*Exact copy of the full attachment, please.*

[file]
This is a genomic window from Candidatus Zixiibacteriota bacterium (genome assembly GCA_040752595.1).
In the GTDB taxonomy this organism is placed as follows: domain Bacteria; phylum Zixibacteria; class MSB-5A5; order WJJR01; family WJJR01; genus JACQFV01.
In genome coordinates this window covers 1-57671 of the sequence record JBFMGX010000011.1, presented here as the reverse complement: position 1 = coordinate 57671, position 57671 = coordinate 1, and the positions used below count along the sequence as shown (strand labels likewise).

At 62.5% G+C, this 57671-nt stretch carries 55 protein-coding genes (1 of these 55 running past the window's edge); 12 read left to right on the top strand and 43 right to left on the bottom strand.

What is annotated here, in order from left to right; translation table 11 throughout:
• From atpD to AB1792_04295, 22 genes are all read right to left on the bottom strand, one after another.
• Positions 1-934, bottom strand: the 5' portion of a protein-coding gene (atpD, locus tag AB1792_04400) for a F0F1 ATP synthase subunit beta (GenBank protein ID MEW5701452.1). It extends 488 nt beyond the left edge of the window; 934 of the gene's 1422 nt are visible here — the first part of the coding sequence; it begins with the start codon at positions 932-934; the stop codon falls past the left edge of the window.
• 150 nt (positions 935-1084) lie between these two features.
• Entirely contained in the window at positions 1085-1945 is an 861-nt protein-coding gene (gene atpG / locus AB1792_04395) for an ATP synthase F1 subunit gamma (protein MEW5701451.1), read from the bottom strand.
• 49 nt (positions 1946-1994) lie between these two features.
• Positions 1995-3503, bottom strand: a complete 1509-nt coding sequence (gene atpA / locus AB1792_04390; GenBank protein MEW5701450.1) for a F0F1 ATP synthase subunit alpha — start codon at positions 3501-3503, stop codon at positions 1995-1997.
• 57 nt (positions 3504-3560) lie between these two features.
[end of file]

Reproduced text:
This is a genomic window from Candidatus Zixiibacteriota bacterium (genome assembly GCA_040752595.1).
In the GTDB taxonomy this organism is placed as follows: domain Bacteria; phylum Zixibacteria; class MSB-5A5; order WJJR01; family WJJR01; genus JACQFV01.
In genome coordinates this window covers 1-57671 of the sequence record JBFMGX010000011.1, presented here as the reverse complement: position 1 = coordinate 57671, position 57671 = coordinate 1, and the positions used below count along the sequence as shown (strand labels likewise).

At 62.5% G+C, this 57671-nt stretch carries 55 protein-coding genes (1 of these 55 running past the window's edge); 12 read left to right on the top strand and 43 right to left on the bottom strand.

What is annotated here, in order from left to right; translation table 11 throughout:
• From atpD to AB1792_04295, 22 genes are all read right to left on the bottom strand, one after another.
• Positions 1-934, bottom strand: the 5' portion of a protein-coding gene (atpD, locus tag AB1792_04400) for a F0F1 ATP synthase subunit beta (GenBank protein ID MEW5701452.1). It extends 488 nt beyond the left edge of the window; 934 of the gene's 1422 nt are visible here — the first part of the coding sequence; it begins with the start codon at positions 932-934; the stop codon falls past the left edge of the window.
• 150 nt (positions 935-1084) lie between these two features.
• Entirely contained in the window at positions 1085-1945 is an 861-nt protein-coding gene (gene atpG / locus AB1792_04395) for an ATP synthase F1 subunit gamma (protein MEW5701451.1), read from the bottom strand.
• 49 nt (positions 1946-1994) lie between these two features.
• Positions 1995-3503, bottom strand: a complete 1509-nt coding sequence (gene atpA / locus AB1792_04390; GenBank protein MEW5701450.1) for a F0F1 ATP synthase subunit alpha — start codon at positions 3501-3503, stop codon at positions 1995-1997.
• 57 nt (positions 3504-3560) lie between these two features.